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Attraction of magnets to ferromagnetic materials with distance?

  1. Nov 25, 2011 #1
    all i can find on the internet are the attractive and repulsive forces between 2 magnets... where can i find the relationship between distance and attractive force , between a magnet and i.e. a piece of iron?
     
  2. jcsd
  3. Nov 25, 2011 #2
  4. Nov 27, 2011 #3
    as i have said, it only contains information on the force between 2 magnets, not between a magnet and a piece of ferromagnetic material
     
  5. Nov 28, 2011 #4
    Any luck with this?
    I'm looking for this answer as well.
     
  6. Nov 28, 2011 #5
    The force between magnets as a mathematical expression is complicated.

    What I have found is the force between magnetic diople moments.

    The only source that I remember specifically is wikipedia:

    http://en.wikipedia.org/wiki/Magnetic_moment#Forces_between_two_magnetic_dipoles


    which gave the force acting on [itex]\vec{m}_{2}[/itex] as being

    [itex]\frac{3\mu_{0}}{4\pi \left\|\vec{r} \right\| ^{5}} \left[ (\vec{m}_{1} \cdot \vec{r})\vec{m}_{2} + (\vec{m}_{2} \cdot \vec{r})\vec{m}_{1} + (\vec{m}_{1} \cdot \vec{m}_{2})\vec{r} - \frac {5 ( \vec{m}_{1} \cdot \vec{r} )( \vec{m}_{2} \cdot \vec{r} ) \vec{r} }{ \left\| r \right\| ^{2}} \right] [/itex]

    with [itex]\vec{m}_{1}[/itex] and [itex]\vec{m}_{2}[/itex] being the two magnetic dipole moments, and [itex]\vec{r}[/itex] is the displacement vector from the location of m1 to m2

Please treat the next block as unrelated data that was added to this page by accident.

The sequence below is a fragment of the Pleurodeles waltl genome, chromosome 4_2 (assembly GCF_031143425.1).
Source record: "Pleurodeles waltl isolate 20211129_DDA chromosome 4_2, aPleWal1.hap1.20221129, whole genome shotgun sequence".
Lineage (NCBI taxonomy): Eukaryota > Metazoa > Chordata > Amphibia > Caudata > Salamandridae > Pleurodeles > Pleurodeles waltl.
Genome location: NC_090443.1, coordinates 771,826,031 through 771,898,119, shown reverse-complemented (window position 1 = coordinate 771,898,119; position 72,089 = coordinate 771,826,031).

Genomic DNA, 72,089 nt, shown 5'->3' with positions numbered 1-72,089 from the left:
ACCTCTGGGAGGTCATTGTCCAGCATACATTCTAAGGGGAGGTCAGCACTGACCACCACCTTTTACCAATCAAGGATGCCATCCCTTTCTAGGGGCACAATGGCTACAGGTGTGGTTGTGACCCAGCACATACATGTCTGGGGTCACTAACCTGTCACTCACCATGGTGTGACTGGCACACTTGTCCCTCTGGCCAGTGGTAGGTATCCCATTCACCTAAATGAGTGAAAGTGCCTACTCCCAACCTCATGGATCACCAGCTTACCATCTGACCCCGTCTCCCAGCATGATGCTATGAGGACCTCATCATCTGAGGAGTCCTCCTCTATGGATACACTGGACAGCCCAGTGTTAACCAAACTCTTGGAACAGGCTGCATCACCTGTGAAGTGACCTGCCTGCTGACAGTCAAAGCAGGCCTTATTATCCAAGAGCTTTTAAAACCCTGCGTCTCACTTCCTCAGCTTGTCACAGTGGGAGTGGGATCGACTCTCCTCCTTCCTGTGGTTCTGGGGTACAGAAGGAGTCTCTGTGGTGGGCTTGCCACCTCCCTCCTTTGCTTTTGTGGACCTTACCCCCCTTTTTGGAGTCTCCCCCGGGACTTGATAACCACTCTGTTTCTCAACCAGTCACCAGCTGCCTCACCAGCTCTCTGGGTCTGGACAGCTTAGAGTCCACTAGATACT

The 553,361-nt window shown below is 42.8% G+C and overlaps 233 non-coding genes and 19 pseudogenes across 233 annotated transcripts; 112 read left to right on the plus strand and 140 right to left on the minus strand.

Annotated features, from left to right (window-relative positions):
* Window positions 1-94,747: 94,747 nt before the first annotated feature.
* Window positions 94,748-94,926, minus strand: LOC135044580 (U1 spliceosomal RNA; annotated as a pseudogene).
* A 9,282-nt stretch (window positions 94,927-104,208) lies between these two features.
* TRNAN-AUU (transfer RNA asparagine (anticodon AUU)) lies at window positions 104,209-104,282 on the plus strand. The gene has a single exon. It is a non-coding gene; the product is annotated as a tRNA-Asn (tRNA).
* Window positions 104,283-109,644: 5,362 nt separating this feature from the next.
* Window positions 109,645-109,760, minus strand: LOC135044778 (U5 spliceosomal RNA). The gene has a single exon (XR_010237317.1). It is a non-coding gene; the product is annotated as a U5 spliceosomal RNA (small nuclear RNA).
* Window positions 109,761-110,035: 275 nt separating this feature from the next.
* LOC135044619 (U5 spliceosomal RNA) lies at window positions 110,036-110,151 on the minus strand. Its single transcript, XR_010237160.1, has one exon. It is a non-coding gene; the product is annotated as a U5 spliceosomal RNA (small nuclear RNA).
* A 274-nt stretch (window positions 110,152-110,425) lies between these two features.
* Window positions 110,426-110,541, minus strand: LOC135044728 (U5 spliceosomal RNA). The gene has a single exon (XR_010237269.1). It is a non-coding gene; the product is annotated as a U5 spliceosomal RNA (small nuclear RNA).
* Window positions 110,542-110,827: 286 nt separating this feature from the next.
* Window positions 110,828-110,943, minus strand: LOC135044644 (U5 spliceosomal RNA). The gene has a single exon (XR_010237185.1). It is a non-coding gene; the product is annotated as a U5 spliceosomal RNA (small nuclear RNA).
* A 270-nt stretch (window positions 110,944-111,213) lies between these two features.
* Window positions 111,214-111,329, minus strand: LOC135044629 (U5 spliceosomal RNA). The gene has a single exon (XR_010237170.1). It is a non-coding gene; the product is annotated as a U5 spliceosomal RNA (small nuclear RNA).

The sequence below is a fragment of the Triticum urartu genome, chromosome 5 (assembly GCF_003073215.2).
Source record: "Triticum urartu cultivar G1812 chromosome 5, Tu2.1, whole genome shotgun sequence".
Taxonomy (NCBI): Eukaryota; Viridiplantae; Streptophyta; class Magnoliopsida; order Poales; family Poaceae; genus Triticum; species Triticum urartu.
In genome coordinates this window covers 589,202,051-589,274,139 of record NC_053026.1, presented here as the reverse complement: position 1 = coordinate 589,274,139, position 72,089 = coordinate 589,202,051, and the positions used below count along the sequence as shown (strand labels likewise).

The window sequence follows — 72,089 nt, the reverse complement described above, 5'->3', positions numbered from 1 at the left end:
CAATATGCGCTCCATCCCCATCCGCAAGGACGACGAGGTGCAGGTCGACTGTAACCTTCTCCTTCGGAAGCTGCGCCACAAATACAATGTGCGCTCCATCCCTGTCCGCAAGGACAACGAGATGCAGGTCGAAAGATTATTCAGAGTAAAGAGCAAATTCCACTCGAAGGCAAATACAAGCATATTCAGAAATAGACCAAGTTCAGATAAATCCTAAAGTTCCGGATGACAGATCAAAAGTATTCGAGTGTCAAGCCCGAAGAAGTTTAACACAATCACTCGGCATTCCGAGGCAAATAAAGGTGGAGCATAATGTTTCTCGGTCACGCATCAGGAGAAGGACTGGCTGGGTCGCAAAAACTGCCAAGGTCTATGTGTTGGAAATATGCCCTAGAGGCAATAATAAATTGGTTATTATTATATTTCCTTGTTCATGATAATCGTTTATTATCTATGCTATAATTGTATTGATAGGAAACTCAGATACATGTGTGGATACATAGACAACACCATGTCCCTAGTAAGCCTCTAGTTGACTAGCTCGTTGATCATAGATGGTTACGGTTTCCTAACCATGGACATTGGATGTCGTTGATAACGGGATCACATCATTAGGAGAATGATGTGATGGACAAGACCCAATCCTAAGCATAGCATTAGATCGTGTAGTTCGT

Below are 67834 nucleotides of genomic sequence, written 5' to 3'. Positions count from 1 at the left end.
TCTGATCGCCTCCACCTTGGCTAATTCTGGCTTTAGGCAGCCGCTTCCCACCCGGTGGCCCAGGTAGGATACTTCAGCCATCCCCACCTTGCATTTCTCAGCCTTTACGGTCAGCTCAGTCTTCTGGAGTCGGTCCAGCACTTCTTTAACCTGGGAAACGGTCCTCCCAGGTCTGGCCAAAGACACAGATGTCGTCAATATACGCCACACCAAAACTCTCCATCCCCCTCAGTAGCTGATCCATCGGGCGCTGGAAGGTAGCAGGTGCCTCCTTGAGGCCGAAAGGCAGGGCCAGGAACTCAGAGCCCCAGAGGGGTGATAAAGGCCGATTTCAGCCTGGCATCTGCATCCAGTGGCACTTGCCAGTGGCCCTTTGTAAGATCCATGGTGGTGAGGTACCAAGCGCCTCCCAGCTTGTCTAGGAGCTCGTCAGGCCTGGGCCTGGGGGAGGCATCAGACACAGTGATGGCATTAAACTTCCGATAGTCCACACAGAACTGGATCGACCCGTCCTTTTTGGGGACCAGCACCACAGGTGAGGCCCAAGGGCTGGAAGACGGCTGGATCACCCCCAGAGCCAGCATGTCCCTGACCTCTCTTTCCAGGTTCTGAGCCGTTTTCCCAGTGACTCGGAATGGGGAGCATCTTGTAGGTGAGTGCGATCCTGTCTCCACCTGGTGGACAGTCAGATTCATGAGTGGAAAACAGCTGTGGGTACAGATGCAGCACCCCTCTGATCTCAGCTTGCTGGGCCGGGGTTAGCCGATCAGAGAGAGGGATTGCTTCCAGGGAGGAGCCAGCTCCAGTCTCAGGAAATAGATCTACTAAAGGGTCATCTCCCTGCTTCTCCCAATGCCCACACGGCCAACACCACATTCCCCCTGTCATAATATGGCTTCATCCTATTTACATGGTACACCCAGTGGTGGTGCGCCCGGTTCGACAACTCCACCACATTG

Last edited: Nov 29, 2011
  7. Nov 29, 2011 #6
    You may be able to obtain a dipole based representation of each magnet. The permanent magnet would have "bound current", which is which is obtainable from the magnetization.
     
  8. Nov 29, 2011 #7
    It is complicated to determine the attraction between a magnet and a piece of iron (or other ferromagnetic material). What you can do, if you know exactly how the magnetic field is configured, is to calculate the energy stored in that field and then calculate how much that energy would change when you place a ferromagnetic material around it. This is totally analogous to the problem Feynman analyzed on the Feynman Lectures, volume 2, chapter 10, section 10-5, with the difference Feynman did the math for electric fields and dielectrics. But the reasoning is precisely the same.

    Anyways, unless you have a very simple system (such as a uniform magnetic field and a ferromagnetic plate), the math you will need to solve your problem can be quite messy.
     
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